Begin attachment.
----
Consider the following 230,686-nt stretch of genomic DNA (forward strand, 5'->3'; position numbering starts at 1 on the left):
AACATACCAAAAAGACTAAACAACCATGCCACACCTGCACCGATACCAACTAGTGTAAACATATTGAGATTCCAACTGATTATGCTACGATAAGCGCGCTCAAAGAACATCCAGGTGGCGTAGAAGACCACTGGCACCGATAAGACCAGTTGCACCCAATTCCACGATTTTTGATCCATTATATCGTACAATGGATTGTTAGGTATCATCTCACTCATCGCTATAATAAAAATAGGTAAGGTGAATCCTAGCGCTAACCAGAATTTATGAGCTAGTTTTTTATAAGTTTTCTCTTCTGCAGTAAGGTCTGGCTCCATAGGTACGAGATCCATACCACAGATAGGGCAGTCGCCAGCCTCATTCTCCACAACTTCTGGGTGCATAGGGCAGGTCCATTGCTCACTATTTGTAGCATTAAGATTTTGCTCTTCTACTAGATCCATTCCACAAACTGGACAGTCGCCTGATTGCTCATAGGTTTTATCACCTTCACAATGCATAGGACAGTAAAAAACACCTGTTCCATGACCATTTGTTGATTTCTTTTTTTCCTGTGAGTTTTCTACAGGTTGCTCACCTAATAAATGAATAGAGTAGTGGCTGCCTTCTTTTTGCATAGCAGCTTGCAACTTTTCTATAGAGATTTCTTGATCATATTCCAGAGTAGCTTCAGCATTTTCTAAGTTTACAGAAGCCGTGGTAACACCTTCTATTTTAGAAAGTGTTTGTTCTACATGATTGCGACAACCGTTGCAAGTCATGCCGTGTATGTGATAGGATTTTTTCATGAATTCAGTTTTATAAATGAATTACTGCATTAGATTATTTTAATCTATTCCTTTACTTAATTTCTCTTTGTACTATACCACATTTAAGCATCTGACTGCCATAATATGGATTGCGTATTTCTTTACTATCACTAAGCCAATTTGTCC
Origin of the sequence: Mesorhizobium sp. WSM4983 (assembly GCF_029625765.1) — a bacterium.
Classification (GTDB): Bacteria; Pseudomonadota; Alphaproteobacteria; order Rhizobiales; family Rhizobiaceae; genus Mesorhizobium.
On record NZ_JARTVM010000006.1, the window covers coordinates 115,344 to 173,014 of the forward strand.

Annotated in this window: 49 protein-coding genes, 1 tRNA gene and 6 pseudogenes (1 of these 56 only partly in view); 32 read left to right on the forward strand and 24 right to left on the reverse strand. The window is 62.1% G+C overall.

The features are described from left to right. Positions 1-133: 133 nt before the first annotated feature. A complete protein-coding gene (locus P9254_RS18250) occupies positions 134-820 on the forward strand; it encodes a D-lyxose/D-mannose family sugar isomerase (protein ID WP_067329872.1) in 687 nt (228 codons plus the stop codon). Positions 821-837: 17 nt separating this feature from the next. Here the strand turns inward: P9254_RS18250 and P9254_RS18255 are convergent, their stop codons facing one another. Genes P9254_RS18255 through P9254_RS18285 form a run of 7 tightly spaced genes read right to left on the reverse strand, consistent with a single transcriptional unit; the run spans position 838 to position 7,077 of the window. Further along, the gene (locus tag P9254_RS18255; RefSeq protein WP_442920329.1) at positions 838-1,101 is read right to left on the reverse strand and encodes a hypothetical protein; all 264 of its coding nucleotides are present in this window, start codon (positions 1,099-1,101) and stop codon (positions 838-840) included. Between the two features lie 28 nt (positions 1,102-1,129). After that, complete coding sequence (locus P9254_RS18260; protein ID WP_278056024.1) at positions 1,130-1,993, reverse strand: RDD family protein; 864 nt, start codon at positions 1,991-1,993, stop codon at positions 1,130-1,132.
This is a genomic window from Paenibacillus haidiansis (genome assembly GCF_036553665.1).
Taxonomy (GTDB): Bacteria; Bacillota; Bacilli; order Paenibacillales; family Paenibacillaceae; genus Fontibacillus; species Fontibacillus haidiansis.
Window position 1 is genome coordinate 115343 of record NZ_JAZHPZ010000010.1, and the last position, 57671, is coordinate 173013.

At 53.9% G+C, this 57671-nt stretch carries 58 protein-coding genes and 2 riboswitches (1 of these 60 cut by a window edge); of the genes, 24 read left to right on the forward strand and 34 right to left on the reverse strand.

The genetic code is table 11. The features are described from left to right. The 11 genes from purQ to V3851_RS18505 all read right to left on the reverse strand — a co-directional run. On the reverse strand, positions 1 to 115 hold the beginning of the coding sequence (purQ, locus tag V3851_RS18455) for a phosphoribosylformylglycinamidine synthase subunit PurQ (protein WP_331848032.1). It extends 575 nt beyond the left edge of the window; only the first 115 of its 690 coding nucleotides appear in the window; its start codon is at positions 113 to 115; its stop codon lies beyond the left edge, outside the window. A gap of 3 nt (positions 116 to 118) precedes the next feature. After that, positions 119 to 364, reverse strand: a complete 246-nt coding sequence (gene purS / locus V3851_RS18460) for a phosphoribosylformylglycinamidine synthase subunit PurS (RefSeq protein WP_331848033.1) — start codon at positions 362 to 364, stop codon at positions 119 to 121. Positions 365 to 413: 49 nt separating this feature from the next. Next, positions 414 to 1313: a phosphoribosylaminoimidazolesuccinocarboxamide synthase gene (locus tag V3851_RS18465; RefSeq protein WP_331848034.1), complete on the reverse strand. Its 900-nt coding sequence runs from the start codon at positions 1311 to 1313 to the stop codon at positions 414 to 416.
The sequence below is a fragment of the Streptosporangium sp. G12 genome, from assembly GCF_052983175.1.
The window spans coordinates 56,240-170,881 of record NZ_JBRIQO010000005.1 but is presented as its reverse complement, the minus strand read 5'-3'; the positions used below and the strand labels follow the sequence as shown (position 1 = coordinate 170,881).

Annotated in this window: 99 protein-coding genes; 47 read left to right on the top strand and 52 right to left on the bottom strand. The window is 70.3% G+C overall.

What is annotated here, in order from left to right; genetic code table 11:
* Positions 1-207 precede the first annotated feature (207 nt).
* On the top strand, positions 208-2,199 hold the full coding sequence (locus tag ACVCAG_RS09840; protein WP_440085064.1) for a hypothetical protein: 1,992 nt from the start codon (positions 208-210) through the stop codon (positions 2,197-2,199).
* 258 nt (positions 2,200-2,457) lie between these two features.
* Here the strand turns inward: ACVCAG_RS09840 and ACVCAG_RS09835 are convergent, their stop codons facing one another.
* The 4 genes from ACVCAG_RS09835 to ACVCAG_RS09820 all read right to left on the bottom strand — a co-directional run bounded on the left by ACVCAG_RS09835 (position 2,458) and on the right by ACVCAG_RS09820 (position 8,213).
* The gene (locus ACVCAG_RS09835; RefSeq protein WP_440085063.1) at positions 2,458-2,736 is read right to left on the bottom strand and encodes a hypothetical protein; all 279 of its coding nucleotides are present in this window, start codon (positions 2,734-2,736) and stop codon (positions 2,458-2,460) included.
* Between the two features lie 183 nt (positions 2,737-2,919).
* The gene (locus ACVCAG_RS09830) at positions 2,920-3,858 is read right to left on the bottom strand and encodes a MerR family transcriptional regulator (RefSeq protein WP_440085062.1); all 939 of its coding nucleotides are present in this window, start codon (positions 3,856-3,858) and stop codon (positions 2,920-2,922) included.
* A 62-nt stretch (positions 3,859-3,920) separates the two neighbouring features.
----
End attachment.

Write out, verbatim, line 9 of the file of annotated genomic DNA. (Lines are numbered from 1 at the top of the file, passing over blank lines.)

Taxonomy (GTDB): Bacteria; Bacillota; Bacilli; order Paenibacillales; family Paenibacillaceae; genus Fontibacillus; species Fontibacillus haidiansis.